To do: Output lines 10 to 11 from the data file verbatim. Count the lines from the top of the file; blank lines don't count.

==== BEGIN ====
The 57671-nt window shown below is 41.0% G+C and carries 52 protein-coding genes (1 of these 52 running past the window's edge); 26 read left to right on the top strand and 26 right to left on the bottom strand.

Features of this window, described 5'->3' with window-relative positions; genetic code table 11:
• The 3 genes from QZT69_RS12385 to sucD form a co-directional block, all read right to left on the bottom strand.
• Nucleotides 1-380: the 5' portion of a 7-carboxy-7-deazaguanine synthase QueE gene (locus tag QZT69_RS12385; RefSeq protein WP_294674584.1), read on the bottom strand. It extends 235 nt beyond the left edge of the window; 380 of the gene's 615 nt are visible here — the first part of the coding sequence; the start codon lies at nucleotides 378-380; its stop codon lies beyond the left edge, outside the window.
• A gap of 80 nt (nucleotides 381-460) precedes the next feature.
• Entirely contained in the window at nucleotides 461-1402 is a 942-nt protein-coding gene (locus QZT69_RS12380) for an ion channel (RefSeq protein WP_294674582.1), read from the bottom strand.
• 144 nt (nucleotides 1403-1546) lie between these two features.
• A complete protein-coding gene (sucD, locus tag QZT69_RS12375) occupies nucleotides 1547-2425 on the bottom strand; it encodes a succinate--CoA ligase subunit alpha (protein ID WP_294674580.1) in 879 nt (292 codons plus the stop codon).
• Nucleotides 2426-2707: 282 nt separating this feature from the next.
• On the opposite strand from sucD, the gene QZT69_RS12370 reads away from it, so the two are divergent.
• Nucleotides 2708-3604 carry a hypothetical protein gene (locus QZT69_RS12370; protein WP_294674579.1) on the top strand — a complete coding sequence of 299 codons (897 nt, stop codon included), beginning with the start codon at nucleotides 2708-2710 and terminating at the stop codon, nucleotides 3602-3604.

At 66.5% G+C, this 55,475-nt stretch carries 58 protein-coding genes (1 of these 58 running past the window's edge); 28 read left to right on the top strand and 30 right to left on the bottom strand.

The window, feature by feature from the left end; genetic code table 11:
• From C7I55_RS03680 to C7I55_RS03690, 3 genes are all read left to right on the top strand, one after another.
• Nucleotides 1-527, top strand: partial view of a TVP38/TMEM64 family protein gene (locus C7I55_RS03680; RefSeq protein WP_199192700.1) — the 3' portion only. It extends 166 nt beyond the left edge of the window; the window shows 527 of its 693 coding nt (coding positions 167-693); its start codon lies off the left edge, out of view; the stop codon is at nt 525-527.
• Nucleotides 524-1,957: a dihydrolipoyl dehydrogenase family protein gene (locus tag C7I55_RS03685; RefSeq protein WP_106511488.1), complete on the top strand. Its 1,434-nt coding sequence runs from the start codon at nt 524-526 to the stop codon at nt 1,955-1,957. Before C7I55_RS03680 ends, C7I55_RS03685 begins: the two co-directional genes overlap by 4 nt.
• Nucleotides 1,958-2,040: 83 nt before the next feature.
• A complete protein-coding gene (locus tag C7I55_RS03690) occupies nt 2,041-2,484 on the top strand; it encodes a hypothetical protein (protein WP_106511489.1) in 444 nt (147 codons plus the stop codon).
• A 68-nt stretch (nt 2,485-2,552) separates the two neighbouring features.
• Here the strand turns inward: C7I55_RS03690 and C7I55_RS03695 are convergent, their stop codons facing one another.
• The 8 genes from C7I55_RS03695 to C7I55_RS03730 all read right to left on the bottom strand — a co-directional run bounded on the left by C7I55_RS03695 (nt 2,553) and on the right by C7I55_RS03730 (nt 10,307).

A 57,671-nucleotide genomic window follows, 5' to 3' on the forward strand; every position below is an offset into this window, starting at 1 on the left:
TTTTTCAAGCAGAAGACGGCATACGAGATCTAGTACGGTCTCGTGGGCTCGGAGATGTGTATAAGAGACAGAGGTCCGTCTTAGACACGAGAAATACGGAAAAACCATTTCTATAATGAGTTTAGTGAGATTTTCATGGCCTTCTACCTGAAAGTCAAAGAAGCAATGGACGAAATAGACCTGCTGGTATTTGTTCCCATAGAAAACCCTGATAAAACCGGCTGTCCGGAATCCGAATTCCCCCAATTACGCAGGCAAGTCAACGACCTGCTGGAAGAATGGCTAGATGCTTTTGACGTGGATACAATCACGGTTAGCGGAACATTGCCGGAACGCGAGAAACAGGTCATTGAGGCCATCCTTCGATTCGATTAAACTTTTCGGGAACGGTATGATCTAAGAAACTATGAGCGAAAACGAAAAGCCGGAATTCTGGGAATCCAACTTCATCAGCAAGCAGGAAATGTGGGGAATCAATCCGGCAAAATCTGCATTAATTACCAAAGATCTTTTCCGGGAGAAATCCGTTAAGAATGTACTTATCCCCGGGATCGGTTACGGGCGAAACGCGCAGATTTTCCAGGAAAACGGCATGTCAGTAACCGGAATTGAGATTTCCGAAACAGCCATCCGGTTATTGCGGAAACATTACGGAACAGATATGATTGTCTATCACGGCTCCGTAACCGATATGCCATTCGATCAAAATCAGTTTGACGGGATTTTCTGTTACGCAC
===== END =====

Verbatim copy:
• On the opposite strand from sucD, the gene QZT69_RS12370 reads away from it, so the two are divergent.
• Nucleotides 2708-3604 carry a hypothetical protein gene (locus QZT69_RS12370; protein WP_294674579.1) on the top strand — a complete coding sequence of 299 codons (897 nt, stop codon included), beginning with the start codon at nucleotides 2708-2710 and terminating at the stop codon, nucleotides 3602-3604.